‘And I felt so guilty. Like I’d failed you. You and I always looked after each other, right from that very first day in reception. And something awful was happening to you right before my eyes and I didn’t help. I know I could have done more; I know I could’ve…’ She felt on the verge of tears, willing Amy to understand.

‘I didn’t know what it was Amy. I knew it was wrong but… well, no one used the term coercive control when we were teens did they? And…’

‘What are you talking about?’

Holly froze.  Amy had the strangest expression on her face.

‘Why are you talking about coercive control?’

‘Because that’s… that’s what he did. Liam.’

‘What the hell Holly? Liam isn’t abusive! Why would you say that?’

‘You don’t seriously still believe that? It’s been years and…’

Isn’t abusive.

‘You’re still with him,’ Holly choked in horror.

Amy looked confused but her entire body bristled, like when a cat’s hair stands on end.

‘Yes. We live together.’

‘But, then, why did you call?’

‘What do you mean, why? Because I missed you?’

‘I thought it meant you were no longer with him. That you were allowed to see me again.’

Allowed?! I can’t believe you’re still spouting this rubbish all these years later. Liam always said you were jealous Holly but come on! We’re not seventeen anymore.’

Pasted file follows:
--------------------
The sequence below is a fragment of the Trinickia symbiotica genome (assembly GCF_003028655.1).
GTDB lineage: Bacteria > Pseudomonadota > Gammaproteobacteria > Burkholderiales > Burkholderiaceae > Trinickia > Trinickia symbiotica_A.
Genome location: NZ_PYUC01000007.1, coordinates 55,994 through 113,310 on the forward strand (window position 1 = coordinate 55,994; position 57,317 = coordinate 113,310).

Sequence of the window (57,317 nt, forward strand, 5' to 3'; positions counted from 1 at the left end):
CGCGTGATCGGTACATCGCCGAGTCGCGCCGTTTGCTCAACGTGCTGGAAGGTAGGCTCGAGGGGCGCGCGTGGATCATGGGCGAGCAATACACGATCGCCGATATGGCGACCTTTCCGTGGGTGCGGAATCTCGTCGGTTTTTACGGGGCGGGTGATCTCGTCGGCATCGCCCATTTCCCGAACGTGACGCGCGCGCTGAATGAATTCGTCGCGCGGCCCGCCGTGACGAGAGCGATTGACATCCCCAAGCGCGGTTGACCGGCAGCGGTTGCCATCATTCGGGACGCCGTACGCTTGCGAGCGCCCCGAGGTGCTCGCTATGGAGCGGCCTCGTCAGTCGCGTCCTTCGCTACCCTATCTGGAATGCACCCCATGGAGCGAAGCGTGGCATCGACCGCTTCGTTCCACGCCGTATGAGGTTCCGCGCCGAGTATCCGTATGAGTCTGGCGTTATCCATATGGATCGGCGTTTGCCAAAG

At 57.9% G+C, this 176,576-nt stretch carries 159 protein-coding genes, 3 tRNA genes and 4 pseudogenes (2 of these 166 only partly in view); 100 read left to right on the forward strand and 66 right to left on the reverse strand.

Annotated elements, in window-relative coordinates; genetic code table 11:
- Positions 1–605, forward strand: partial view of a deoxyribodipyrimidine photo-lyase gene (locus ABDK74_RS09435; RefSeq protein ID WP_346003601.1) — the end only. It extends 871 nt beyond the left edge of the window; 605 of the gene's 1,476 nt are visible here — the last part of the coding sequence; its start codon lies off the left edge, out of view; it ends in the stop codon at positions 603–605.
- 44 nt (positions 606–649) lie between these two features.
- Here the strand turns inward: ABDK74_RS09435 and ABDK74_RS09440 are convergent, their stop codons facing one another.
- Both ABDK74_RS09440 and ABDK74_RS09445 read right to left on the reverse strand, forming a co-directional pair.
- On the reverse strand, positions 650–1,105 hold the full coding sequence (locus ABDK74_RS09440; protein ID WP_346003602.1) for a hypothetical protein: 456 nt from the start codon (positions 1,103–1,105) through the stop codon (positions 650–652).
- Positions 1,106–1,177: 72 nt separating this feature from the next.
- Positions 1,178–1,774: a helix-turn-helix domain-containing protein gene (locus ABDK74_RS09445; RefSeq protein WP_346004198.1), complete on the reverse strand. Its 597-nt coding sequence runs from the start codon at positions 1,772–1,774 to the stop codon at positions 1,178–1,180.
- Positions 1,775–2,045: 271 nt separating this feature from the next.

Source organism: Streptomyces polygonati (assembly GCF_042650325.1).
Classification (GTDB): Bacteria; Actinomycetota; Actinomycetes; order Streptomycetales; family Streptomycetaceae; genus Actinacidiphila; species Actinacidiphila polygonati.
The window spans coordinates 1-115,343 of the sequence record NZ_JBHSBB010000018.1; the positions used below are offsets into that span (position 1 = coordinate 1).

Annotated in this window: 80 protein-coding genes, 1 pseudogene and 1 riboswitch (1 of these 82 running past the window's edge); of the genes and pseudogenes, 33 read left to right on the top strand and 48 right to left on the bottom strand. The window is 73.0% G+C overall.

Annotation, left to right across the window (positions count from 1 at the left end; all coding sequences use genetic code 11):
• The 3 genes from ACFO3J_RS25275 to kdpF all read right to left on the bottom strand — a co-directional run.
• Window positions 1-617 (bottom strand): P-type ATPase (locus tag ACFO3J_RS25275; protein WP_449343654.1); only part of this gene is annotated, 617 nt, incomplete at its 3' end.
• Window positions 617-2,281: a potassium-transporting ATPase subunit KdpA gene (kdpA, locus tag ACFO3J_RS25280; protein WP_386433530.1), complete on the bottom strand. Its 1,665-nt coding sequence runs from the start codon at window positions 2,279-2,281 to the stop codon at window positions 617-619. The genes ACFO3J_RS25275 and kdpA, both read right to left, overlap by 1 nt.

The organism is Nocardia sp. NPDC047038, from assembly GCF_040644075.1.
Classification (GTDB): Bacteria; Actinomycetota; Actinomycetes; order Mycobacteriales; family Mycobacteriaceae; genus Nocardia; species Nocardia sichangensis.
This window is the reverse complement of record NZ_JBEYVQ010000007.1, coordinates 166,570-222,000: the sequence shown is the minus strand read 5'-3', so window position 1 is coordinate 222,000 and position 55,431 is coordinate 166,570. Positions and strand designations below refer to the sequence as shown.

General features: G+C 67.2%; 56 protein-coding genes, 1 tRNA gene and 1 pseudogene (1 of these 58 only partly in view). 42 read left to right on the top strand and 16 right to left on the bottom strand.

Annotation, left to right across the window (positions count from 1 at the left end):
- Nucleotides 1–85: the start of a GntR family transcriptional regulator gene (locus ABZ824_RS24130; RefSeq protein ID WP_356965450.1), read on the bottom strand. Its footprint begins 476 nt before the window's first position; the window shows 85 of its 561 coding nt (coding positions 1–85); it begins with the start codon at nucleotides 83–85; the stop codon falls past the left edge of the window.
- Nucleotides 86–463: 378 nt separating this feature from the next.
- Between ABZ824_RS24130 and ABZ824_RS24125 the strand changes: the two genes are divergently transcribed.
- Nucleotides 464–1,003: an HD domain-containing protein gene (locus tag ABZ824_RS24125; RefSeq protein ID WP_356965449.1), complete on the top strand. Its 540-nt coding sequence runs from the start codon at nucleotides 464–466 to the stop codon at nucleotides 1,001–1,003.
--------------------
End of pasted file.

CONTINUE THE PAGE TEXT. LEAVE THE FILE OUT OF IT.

Amy’s smile was almost smug and Holly had a strange urge to grab her by the shoulders and shake, if only to remove it. Instead, she forced her voice to be calm.

‘Do you think our friendship fell apart because I was jealous?’

‘Not quite so literally. But it didn’t help. I know what I said that night was the worst and I take responsibility for it, but you contributed too. I know it was hard me getting a boyfriend after all those years of it just being the two of us. But that is what happens when you’re in your teens.’

‘Yes, it is and I got that. It was him abusing you that I had a problem with.’

‘Why are you still saying that?’ Amy glanced around at the tables nearby. ‘Do you honestly still believe it?’

Holly didn’t lower her voice.

‘He stopped you seeing me.’

‘Don’t exaggerate. We couldn’t be joined at the hip…’

‘He said you had a drinking problem when you’d only ever drunk a couple of alcopops in your entire life.’

‘I shouldn’t have been drinking at 17 anyway!’

‘He forced you to delete your Facebook profile.’

‘He didn’t force… it’s an awful site anyway!’

‘Hannah’s 18th? You lied to him so you could come and then he rang you in a rage and said if you didn’t leave, he would post naked photos of you in the internet.’
          Amy flinched.